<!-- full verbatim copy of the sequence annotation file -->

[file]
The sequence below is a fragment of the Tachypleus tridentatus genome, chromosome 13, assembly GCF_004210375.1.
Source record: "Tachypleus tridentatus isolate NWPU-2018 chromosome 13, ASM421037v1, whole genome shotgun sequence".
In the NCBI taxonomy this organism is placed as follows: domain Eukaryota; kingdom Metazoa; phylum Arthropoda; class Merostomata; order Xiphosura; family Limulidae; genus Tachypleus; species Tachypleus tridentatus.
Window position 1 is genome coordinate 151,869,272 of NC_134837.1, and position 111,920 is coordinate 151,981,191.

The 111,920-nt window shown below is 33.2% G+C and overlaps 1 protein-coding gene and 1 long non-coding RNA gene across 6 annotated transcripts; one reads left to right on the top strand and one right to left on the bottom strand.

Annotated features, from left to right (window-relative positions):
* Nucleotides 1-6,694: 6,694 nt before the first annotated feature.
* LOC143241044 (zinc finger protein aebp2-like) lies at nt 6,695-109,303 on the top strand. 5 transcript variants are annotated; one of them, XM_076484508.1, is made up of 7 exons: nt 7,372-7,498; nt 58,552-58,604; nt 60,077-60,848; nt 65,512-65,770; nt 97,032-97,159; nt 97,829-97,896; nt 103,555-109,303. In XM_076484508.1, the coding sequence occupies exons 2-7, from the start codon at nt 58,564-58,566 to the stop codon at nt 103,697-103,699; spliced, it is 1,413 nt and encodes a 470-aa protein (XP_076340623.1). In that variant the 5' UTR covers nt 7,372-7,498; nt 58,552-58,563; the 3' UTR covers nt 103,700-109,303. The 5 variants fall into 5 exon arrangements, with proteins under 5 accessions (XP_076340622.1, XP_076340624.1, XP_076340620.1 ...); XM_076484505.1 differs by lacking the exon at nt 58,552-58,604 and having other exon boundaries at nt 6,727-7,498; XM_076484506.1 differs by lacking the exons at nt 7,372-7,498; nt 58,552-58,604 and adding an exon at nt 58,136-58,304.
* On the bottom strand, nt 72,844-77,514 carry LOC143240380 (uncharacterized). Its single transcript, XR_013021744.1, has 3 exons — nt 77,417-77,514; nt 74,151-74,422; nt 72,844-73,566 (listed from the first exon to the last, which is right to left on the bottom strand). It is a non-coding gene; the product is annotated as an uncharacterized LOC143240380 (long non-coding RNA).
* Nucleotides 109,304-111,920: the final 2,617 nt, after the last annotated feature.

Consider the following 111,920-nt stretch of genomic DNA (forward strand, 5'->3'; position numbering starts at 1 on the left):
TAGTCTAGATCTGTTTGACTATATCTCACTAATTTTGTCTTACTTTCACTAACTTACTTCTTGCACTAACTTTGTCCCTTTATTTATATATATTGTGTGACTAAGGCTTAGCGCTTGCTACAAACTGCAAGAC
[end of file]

The sequence below is a fragment of the Tachypleus tridentatus genome, chromosome 13, assembly GCF_004210375.1.
Source record: "Tachypleus tridentatus isolate NWPU-2018 chromosome 13, ASM421037v1, whole genome shotgun sequence".
In the NCBI taxonomy this organism is placed as follows: domain Eukaryota; kingdom Metazoa; phylum Arthropoda; class Merostomata; order Xiphosura; family Limulidae; genus Tachypleus; species Tachypleus tridentatus.
Window position 1 is genome coordinate 151,869,272 of NC_134837.1, and position 111,920 is coordinate 151,981,191.

The 111,920-nt window shown below is 33.2% G+C and overlaps 1 protein-coding gene and 1 long non-coding RNA gene across 6 annotated transcripts; one reads left to right on the top strand and one right to left on the bottom strand.

Annotated features, from left to right (window-relative positions):
* Nucleotides 1-6,694: 6,694 nt before the first annotated feature.
* LOC143241044 (zinc finger protein aebp2-like) lies at nt 6,695-109,303 on the top strand. 5 transcript variants are annotated; one of them, XM_076484508.1, is made up of 7 exons: nt 7,372-7,498; nt 58,552-58,604; nt 60,077-60,848; nt 65,512-65,770; nt 97,032-97,159; nt 97,829-97,896; nt 103,555-109,303. In XM_076484508.1, the coding sequence occupies exons 2-7, from the start codon at nt 58,564-58,566 to the stop codon at nt 103,697-103,699; spliced, it is 1,413 nt and encodes a 470-aa protein (XP_076340623.1). In that variant the 5' UTR covers nt 7,372-7,498; nt 58,552-58,563; the 3' UTR covers nt 103,700-109,303. The 5 variants fall into 5 exon arrangements, with proteins under 5 accessions (XP_076340622.1, XP_076340624.1, XP_076340620.1 ...); XM_076484505.1 differs by lacking the exon at nt 58,552-58,604 and having other exon boundaries at nt 6,727-7,498; XM_076484506.1 differs by lacking the exons at nt 7,372-7,498; nt 58,552-58,604 and adding an exon at nt 58,136-58,304.
* On the bottom strand, nt 72,844-77,514 carry LOC143240380 (uncharacterized). Its single transcript, XR_013021744.1, has 3 exons — nt 77,417-77,514; nt 74,151-74,422; nt 72,844-73,566 (listed from the first exon to the last, which is right to left on the bottom strand). It is a non-coding gene; the product is annotated as an uncharacterized LOC143240380 (long non-coding RNA).
* Nucleotides 109,304-111,920: the final 2,617 nt, after the last annotated feature.

Consider the following 111,920-nt stretch of genomic DNA (forward strand, 5'->3'; position numbering starts at 1 on the left):
TAGTCTAGATCTGTTTGACTATATCTCACTAATTTTGTCTTACTTTCACTAACTTACTTCTTGCACTAACTTTGTCCCTTTATTTATATATATTGTGTGACTAAGGCTTAGCGCTTGCTACAAACTGCAAGAC